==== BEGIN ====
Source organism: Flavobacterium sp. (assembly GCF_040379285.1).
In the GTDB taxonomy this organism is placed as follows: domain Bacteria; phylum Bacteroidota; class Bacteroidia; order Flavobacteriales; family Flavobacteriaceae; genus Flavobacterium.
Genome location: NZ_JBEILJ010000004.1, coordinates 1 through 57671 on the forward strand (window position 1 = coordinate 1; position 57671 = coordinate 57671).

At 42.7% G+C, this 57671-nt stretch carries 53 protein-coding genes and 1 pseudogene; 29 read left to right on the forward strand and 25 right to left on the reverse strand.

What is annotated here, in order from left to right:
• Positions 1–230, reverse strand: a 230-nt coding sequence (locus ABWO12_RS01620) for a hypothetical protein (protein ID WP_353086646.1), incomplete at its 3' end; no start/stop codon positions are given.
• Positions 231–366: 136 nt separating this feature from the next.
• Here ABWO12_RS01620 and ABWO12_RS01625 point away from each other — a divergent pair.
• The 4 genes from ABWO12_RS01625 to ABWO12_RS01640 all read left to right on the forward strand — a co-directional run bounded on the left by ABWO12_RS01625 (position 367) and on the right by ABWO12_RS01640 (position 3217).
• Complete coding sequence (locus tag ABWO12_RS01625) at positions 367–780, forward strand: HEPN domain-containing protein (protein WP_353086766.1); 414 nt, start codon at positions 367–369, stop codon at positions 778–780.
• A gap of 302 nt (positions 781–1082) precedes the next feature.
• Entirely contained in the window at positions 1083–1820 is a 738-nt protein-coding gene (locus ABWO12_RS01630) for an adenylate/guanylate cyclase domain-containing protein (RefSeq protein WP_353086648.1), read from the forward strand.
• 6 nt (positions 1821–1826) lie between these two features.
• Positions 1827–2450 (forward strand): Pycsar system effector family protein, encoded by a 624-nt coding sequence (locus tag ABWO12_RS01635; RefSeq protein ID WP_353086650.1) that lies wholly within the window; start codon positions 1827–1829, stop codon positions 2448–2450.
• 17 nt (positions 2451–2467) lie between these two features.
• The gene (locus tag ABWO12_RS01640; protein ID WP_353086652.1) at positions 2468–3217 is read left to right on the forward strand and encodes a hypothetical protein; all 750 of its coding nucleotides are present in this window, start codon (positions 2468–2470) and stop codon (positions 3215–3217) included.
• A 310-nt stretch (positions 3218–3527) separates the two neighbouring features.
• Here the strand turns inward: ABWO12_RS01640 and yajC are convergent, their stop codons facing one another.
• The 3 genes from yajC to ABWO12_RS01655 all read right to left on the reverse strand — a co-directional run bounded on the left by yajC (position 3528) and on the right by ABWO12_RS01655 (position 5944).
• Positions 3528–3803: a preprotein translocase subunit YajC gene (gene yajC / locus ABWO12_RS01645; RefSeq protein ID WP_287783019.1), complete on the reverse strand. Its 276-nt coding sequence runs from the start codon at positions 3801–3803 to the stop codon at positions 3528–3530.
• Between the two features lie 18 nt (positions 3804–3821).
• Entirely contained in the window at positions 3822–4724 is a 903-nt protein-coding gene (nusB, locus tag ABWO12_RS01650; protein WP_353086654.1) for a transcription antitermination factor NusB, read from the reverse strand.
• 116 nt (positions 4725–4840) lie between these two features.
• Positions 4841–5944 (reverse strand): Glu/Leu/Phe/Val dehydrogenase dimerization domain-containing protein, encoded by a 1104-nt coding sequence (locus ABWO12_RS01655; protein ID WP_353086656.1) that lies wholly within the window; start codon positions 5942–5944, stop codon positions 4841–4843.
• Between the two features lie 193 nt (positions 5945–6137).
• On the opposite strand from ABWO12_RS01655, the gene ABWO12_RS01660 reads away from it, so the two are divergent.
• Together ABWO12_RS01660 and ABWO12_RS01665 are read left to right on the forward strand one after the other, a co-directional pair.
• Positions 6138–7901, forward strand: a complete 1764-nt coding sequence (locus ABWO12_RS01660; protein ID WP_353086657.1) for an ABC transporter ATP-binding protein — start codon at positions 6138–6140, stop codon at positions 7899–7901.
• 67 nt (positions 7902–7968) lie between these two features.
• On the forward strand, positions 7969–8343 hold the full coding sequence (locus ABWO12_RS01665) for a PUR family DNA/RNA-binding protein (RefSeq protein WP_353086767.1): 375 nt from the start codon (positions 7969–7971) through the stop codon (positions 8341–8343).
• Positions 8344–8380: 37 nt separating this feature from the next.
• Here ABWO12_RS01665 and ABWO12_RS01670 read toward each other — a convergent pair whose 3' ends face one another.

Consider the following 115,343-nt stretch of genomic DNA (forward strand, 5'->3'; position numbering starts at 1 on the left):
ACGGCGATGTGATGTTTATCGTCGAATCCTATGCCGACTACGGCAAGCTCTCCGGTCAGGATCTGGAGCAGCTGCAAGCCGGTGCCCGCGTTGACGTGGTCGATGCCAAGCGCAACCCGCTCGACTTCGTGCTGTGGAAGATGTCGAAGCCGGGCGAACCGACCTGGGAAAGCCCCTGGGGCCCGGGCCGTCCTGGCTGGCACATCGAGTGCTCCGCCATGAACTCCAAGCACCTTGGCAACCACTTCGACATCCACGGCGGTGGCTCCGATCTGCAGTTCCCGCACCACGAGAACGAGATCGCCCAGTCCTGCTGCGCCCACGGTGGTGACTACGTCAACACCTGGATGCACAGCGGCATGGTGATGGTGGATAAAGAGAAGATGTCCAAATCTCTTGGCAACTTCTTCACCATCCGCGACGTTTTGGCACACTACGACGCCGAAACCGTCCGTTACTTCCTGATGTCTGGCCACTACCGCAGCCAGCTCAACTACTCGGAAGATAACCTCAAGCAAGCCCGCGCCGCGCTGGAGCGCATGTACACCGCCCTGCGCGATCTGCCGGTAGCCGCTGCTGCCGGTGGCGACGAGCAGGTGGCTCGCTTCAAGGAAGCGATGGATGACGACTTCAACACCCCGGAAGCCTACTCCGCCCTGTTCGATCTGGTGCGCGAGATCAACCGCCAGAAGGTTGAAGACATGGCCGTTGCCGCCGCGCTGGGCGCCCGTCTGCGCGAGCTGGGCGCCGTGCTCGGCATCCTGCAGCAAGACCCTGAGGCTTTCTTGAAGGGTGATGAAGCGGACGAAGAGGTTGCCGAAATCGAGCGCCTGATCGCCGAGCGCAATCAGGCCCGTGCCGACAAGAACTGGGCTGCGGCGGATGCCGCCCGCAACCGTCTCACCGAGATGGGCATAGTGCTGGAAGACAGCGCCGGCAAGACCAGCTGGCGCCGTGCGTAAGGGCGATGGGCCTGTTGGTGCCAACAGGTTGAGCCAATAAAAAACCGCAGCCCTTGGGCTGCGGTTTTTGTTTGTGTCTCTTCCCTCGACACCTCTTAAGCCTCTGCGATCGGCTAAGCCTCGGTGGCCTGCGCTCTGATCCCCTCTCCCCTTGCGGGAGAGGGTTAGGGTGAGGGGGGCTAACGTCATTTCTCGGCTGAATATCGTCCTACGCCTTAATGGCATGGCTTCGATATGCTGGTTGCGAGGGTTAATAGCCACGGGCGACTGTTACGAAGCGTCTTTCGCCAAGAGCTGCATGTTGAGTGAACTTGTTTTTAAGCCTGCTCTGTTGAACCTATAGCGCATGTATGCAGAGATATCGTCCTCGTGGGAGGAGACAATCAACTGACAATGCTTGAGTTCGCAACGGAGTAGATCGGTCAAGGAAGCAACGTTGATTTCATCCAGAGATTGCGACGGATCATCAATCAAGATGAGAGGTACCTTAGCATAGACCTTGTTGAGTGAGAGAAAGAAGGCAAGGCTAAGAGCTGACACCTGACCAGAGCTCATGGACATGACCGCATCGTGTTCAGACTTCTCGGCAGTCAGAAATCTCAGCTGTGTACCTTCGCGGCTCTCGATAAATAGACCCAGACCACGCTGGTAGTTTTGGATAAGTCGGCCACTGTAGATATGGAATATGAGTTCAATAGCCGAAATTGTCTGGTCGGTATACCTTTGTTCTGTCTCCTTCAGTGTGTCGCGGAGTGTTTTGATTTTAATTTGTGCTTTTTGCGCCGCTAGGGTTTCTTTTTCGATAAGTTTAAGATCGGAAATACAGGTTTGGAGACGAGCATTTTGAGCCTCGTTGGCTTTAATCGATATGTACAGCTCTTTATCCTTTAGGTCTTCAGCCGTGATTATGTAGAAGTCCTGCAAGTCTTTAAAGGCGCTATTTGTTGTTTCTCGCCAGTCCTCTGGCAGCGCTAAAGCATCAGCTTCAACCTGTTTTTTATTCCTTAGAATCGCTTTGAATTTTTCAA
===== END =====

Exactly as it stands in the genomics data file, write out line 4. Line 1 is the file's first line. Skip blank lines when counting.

At 42.7% G+C, this 57671-nt stretch carries 53 protein-coding genes and 1 pseudogene; 29 read left to right on the forward strand and 25 right to left on the reverse strand.